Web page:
animatortom 4 years ago

Yes inspector, just like those camps, the workers do get to leave!

They wont take action, that is the whole point of cheap outsourced labour. It is only about getting the work done and nothing about the workers of the world:)

blazarcher 4 years ago

Damn that's really messed up. They probably "keep a curtain around their methods" because these "methods" aren't exactly humane. Something reminiscent of a sweat shop for example.  

eunoia 4 years ago


RyuGTX 4 years ago

[quote user="eunoia"]

Let's look at this another way:

WHO reports the Chinese suicide rate at 13-14.8 per year per 100,000:

So Longhua with 300,000 workers should average 39-44.4 suicides/year or up to 3.7 actual suicides per month.  Only four attempts in a month seems ridiculously low.

Other sources put China's suicide rate at 287,000 per year:

Which works out to 23 per 100,000 which works out even higher at 5.75 per month at Longhua.  Again, actual suicides, not attempts.  Hard to believe that Longhua workers are that much happier and relaxed than the general population, especially considering the average age of workers should skew towards even higher suicide rates.



They may not be happier. Can't really measure happiness well based on suicide rates. They could be working to support themselves and their family (sending a portion of their earnings back to their family). This is a pretty common situation. Therefore, suicide would make the situation worse.


eunoia 4 years ago


Dave_HH 4 years ago

The problem, as I see it, with just looking at the statistics approach, eunoia, is that this population lives under the community and community services of Foxconn presumably, which therefor places more responsibility on Foxconn to overlook the welfare of their community and also more closely couples the welfare of that community to Foxconn's environment.

eunoia 4 years ago


ceetoot 4 years ago

Wow, that is truly incedible. Who woulda thunk it??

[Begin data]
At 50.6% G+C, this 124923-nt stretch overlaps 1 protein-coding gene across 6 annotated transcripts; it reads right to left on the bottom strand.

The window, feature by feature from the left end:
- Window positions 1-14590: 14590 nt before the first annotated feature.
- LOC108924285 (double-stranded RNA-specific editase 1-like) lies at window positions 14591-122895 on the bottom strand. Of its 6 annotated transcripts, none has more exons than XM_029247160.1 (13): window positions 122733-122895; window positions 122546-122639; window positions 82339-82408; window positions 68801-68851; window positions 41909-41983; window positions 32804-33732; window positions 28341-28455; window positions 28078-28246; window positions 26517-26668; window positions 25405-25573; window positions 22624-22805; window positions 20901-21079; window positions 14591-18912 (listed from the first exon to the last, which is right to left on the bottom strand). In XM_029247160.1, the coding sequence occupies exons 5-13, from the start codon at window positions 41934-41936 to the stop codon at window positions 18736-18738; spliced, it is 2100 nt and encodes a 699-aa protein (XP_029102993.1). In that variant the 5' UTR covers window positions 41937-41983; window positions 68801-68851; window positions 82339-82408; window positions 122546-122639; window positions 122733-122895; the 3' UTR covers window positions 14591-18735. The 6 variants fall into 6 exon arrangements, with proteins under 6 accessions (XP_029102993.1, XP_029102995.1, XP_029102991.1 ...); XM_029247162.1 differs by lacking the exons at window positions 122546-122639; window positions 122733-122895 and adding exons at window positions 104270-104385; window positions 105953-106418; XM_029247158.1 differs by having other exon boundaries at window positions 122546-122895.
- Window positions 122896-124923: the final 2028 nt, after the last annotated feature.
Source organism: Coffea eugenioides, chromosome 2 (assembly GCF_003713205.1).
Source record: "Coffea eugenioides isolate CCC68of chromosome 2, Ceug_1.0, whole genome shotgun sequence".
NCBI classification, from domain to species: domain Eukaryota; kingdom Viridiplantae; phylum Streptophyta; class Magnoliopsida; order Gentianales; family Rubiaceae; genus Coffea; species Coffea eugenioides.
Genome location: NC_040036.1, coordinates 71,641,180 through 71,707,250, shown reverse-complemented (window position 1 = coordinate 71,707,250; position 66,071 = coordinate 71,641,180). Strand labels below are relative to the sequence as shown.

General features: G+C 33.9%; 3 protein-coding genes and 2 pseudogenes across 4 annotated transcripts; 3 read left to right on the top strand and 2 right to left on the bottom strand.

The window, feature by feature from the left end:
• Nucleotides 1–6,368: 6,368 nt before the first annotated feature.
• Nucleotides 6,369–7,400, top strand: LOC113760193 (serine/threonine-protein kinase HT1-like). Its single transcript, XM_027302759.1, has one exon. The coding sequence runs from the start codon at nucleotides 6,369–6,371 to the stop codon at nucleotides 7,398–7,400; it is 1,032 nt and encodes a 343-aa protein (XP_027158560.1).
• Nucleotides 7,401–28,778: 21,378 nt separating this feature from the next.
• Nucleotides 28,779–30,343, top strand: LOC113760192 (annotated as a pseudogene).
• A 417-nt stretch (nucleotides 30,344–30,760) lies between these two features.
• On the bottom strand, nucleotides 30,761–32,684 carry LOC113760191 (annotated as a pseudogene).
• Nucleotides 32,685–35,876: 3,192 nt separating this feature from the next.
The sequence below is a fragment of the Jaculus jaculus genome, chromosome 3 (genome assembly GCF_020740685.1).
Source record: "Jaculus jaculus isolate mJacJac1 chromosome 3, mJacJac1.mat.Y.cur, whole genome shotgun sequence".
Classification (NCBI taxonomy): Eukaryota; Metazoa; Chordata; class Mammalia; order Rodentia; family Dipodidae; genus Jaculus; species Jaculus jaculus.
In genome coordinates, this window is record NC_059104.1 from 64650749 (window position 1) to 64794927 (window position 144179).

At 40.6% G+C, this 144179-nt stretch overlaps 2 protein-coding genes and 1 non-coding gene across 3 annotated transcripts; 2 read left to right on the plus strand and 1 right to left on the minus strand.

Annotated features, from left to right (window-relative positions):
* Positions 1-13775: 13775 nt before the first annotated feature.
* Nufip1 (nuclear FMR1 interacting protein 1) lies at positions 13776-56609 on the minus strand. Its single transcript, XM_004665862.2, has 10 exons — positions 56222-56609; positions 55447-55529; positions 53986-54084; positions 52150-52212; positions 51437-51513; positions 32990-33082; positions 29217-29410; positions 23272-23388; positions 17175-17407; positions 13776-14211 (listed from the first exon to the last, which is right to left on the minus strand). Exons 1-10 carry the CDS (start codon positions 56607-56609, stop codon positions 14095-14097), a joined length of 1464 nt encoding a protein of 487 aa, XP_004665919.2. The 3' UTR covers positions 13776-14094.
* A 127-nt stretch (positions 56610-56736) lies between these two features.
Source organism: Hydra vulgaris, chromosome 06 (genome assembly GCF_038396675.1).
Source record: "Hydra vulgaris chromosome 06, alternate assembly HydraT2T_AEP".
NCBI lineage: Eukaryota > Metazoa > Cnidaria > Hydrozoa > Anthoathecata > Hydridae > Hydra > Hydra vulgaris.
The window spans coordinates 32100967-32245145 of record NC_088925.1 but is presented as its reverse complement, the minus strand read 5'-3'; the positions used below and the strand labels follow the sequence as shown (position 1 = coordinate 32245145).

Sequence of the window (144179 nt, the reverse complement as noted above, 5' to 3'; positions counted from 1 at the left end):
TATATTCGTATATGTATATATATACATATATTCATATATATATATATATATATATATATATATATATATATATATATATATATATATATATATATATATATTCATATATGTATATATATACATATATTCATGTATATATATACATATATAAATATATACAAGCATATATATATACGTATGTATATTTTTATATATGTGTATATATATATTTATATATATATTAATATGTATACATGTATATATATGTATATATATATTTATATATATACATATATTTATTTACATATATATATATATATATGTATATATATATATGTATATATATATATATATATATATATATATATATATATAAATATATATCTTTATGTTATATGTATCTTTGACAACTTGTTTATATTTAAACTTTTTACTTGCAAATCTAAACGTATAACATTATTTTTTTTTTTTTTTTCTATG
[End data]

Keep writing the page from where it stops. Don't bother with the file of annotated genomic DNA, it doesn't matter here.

Eccent 4 years ago

1) As you pointed out, Apple isn't the only company that uses Foxconn: Dell, HP, Sony, Cisco, Amazon, Motorola, and more use them. Source:

2) However, Apple is the only company that has done working conditions audits of Foxconn.

Super Dave 4 years ago

Employment practices

In June 2006, allegations of Foxconn operating abusive employment practices came to light as reported by Mail that were later denied by Foxconn.[6][7] Apple launched an investigation into such claims.[8] The result was that the claims of mistreatment of employees were judged by the Apple inspection team to be largely unfounded, but the inspection team also discovered that at peak production times some of the employees were working more hours than Apple's acceptable "Code of Conduct" limit of 60 hours, and 25% of the time workers did not get at least one day off each week.[9] These same workers complained there was not enough overtime in off peak periods. The auditing team also found that workers had been punished by being made to stand at attention for long periods,[10] and that all junior employees are subjected to military-style drill.[11]

Foxconn admitted it makes workers do an extra 80 hours overtime per month while the local labor law only permits 36 hours[12] Foxconn sued Wang You and Weng Bao of China Business News, the journalists responsible for revealing these practices, for $3.77 million and filed a successful court ruling to have the journalists' assets frozen.[13] Some disagree with the demands and the court ruling.[14] Reporters Without Borders sent a letter to Apple Computer CEO Steve Jobs to implore Foxconn to drop the case.[15] Later Foxconn reduced the demand to a symbolic 1 yuan (12 U.S. cents), withdrew the request to freeze the journalists' personal assets, and initiated legal proceedings to sue their employer.

^The above excerpt was ripped from Wikipedia. You can read the entire entry HERE

eunoia 4 years ago


entermymatrix03 4 years ago

Surprised we didn't have this when all of the Xbox 360's in the world were RROD'ing. Almost all parts inside the 360 was made by Foxconn. I've cursed them several times having to bust it open again and try to get it working! :]

bt003 4 years ago

This is very sad, but not necessarily related to conditions. Obviously that shouldn't be ruled out, but it shouldn't be assumed either. There have been a number of similar concentrations of suicides, usually out of proportion with any obvious cause. Malcolm Gladwell documents this phenomenon in 'The Tipping Point', and there was another spate in Bridgnorth in South Wales in 2008 - see eg